16. jean figues at 12:35 pm

    wow..thanks for this. i wonder why i didn’t find your blog before…we are going by february!

  17. Arnel at 2:14 am

    Hi, thanks for this blog.

    I do have one question, me and my wife are planning to visit Batad in May this year. We will be coming from Baguio on the way to Cagayan, so want to do a side trip to Batad before going to Cagayan. My question is, we will have some heavy carry on BAGS or suit cases with us, is there a place where we can leave this bags somewhere in Banaue as it will be difficult to trek the mountain carrying all these bags? Or can we hire someone to carry the bags for us? Please advise, thank you.

  18. JB Macatulad at 8:45 pm

    Hey Arnel, I think I answered your question in the FB travel group? Let me know if you need help with anything else. Enjoy your trip! 🙂

  19. nelly at 5:30 am

    Hey there,
    Question about heights- i’m a little scared of heights, but only when there is an actual dangerous of falling, so for example if i look from a tall building window then im fine, but the balcony would be scary… so after that haha, do you think ill be fine with trekking there? any dangerous edges to pass?


  20. JB Macatulad at 5:58 pm

    Hi Nelly, there’s about a 10-ft drop to a shallow muddy pool on one side when you’re walking along the rice terraces. Does that count? 😆 Other than that, you should be ok. Stay safe and enjoy Banaue! 🙂

  21. scietz at 4:45 pm

    Hi JB,

    Thanks for this post.. Me and my sister is planning to go to batad this coming weekend for a one day tour only. We are both chubby and we wonder if we can surpass the trek except for tappiya falls. Also , can you recommend a guide for us. ?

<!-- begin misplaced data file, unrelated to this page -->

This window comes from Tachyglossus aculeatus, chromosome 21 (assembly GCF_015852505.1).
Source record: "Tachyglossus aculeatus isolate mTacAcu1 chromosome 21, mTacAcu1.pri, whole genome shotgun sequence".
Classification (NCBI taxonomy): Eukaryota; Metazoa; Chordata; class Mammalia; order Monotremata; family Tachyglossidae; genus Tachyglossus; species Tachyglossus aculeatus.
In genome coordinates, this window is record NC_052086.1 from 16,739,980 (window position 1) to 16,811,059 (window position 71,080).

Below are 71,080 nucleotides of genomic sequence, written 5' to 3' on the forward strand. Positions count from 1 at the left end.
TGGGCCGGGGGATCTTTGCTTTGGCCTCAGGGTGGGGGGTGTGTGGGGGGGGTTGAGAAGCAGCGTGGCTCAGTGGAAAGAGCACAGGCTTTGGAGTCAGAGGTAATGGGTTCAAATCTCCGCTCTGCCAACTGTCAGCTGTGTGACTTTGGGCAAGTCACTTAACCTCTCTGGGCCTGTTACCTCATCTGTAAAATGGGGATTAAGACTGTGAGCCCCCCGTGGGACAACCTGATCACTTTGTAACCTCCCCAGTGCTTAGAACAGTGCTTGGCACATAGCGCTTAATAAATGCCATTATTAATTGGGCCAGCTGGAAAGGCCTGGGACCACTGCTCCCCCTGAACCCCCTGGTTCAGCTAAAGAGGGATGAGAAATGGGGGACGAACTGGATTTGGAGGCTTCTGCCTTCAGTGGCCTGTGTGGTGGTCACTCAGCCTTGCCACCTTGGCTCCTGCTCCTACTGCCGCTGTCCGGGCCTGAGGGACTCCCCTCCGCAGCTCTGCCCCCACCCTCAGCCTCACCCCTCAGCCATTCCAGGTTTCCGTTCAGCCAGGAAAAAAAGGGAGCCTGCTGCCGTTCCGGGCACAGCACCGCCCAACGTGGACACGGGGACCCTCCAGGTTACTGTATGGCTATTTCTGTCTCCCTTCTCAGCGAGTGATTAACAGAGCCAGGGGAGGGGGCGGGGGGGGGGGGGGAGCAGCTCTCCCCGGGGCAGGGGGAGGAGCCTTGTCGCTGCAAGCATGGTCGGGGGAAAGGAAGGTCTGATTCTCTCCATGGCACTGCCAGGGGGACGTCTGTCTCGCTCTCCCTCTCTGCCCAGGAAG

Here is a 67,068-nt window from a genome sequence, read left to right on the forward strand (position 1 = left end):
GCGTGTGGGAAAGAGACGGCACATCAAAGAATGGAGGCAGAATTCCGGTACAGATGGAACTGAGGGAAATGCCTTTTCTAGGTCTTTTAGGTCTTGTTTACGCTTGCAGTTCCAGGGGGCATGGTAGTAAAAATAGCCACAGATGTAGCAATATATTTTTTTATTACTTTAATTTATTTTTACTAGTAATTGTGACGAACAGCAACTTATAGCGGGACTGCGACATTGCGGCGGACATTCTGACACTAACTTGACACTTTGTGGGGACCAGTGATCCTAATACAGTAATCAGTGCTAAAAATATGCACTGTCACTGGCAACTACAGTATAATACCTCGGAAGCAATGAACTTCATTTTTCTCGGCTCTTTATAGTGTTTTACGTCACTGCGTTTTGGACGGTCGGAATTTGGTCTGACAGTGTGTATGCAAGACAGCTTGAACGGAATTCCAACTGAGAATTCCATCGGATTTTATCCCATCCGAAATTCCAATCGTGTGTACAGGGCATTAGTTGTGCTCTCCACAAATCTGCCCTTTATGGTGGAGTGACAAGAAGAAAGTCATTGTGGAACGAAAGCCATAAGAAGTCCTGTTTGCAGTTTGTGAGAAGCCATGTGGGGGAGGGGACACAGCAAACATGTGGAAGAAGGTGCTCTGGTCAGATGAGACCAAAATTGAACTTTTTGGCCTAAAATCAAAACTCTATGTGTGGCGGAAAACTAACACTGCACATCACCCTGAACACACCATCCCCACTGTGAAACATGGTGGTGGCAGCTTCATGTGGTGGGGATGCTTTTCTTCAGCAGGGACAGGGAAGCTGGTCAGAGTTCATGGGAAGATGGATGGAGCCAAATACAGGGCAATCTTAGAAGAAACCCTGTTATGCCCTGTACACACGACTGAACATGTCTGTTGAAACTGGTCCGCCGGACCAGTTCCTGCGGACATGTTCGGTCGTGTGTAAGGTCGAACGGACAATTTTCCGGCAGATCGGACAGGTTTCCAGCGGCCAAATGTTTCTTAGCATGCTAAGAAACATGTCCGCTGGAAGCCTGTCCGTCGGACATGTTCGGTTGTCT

Thank you so much

  22. JB Macatulad at 11:30 am

    Hi Scietz, I’m not in the best shape either but I survived! 😆 You guys should be fine. Best to start the trek early in case you need to take your time and rest. No need to book a guide beforehand. You’ll find plenty there. Have fun! 🙂

  23. Ron at 11:16 am

    Hi JB,

    Thanks for this blog, very informative. My wife & 2 kids are planning to go to Batad this April by car, would you recommend the Manila-Baguio (overnight), Baguio-Banaue then Banaue-Manila via Nueva Vizcaya route?


  24. JB Macatulad at 12:44 pm

    Hi Ron, I’m sorry but I’ve never driven that route so I can’t comment based on personal experience. I’ve read that roads can be dangerous though so please be careful when you go. Best to go in a powerful car like an SUV or something. Have fun and be safe!

  25. Sara at 5:37 pm


    Your blog is great, answered all the questions I had about the Batad trek. I was just wondering if you had any advice on traveling with big backpacking packs into and out of Batad. Do you have experience with taking them on the jeepneys and if it would be too hard to walk into and out of Batad with them? They are pretty big like 75L. I have been trying to find somewhere in Banaue to leave them but we were not planning on spending the night there so I don’t know any places that would let us leave our things there 🙁